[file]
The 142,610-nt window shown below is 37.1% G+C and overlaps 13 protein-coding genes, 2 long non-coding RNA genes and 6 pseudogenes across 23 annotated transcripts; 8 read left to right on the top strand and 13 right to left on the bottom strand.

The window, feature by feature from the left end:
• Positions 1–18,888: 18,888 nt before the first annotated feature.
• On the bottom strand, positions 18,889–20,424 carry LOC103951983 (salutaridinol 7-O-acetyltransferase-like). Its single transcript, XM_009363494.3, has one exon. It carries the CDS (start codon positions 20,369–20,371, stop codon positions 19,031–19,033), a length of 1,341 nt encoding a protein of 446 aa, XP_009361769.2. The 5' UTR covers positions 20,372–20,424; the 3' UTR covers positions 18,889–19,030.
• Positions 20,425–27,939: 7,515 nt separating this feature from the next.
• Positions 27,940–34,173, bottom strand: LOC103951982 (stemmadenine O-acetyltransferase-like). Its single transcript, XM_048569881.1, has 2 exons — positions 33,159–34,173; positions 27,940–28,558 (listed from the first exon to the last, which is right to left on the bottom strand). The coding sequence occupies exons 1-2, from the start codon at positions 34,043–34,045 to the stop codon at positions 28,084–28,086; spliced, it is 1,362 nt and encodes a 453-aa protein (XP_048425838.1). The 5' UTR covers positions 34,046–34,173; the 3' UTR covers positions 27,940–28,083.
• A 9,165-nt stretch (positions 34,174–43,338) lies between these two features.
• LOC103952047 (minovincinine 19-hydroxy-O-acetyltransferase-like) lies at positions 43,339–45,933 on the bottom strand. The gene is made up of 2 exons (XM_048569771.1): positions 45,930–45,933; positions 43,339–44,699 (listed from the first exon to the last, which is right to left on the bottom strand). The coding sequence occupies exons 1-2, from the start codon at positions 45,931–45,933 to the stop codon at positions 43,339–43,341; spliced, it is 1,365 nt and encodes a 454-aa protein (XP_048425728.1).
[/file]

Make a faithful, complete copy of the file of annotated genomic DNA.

The 142,610-nt window shown below is 37.1% G+C and overlaps 13 protein-coding genes, 2 long non-coding RNA genes and 6 pseudogenes across 23 annotated transcripts; 8 read left to right on the top strand and 13 right to left on the bottom strand.

The window, feature by feature from the left end:
• Positions 1–18,888: 18,888 nt before the first annotated feature.
• On the bottom strand, positions 18,889–20,424 carry LOC103951983 (salutaridinol 7-O-acetyltransferase-like). Its single transcript, XM_009363494.3, has one exon. It carries the CDS (start codon positions 20,369–20,371, stop codon positions 19,031–19,033), a length of 1,341 nt encoding a protein of 446 aa, XP_009361769.2. The 5' UTR covers positions 20,372–20,424; the 3' UTR covers positions 18,889–19,030.
• Positions 20,425–27,939: 7,515 nt separating this feature from the next.
• Positions 27,940–34,173, bottom strand: LOC103951982 (stemmadenine O-acetyltransferase-like). Its single transcript, XM_048569881.1, has 2 exons — positions 33,159–34,173; positions 27,940–28,558 (listed from the first exon to the last, which is right to left on the bottom strand). The coding sequence occupies exons 1-2, from the start codon at positions 34,043–34,045 to the stop codon at positions 28,084–28,086; spliced, it is 1,362 nt and encodes a 453-aa protein (XP_048425838.1). The 5' UTR covers positions 34,046–34,173; the 3' UTR covers positions 27,940–28,083.
• A 9,165-nt stretch (positions 34,174–43,338) lies between these two features.
• LOC103952047 (minovincinine 19-hydroxy-O-acetyltransferase-like) lies at positions 43,339–45,933 on the bottom strand. The gene is made up of 2 exons (XM_048569771.1): positions 45,930–45,933; positions 43,339–44,699 (listed from the first exon to the last, which is right to left on the bottom strand). The coding sequence occupies exons 1-2, from the start codon at positions 45,931–45,933 to the stop codon at positions 43,339–43,341; spliced, it is 1,365 nt and encodes a 454-aa protein (XP_048425728.1).